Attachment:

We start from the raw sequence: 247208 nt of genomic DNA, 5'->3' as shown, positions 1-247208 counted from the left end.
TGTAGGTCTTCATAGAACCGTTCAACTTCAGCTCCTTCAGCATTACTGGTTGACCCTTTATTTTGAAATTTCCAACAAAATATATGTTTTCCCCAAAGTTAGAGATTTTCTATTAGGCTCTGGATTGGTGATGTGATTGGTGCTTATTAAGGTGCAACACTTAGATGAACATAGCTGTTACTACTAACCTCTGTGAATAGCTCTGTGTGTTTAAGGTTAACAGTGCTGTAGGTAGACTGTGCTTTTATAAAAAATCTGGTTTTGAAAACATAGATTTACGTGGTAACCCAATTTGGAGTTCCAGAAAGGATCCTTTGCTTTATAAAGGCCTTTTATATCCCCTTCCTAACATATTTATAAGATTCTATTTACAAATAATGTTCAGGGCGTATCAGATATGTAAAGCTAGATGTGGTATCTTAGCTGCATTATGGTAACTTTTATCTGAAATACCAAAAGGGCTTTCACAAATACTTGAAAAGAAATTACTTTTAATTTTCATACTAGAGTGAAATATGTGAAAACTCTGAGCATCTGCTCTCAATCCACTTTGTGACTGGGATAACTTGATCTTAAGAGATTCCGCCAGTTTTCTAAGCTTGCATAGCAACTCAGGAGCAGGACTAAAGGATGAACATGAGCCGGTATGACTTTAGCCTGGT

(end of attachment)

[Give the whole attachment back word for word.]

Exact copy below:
We start from the raw sequence: 247208 nt of genomic DNA, 5'->3' as shown, positions 1-247208 counted from the left end.
TGTAGGTCTTCATAGAACCGTTCAACTTCAGCTCCTTCAGCATTACTGGTTGACCCTTTATTTTGAAATTTCCAACAAAATATATGTTTTCCCCAAAGTTAGAGATTTTCTATTAGGCTCTGGATTGGTGATGTGATTGGTGCTTATTAAGGTGCAACACTTAGATGAACATAGCTGTTACTACTAACCTCTGTGAATAGCTCTGTGTGTTTAAGGTTAACAGTGCTGTAGGTAGACTGTGCTTTTATAAAAAATCTGGTTTTGAAAACATAGATTTACGTGGTAACCCAATTTGGAGTTCCAGAAAGGATCCTTTGCTTTATAAAGGCCTTTTATATCCCCTTCCTAACATATTTATAAGATTCTATTTACAAATAATGTTCAGGGCGTATCAGATATGTAAAGCTAGATGTGGTATCTTAGCTGCATTATGGTAACTTTTATCTGAAATACCAAAAGGGCTTTCACAAATACTTGAAAAGAAATTACTTTTAATTTTCATACTAGAGTGAAATATGTGAAAACTCTGAGCATCTGCTCTCAATCCACTTTGTGACTGGGATAACTTGATCTTAAGAGATTCCGCCAGTTTTCTAAGCTTGCATAGCAACTCAGGAGCAGGACTAAAGGATGAACATGAGCCGGTATGACTTTAGCCTGGT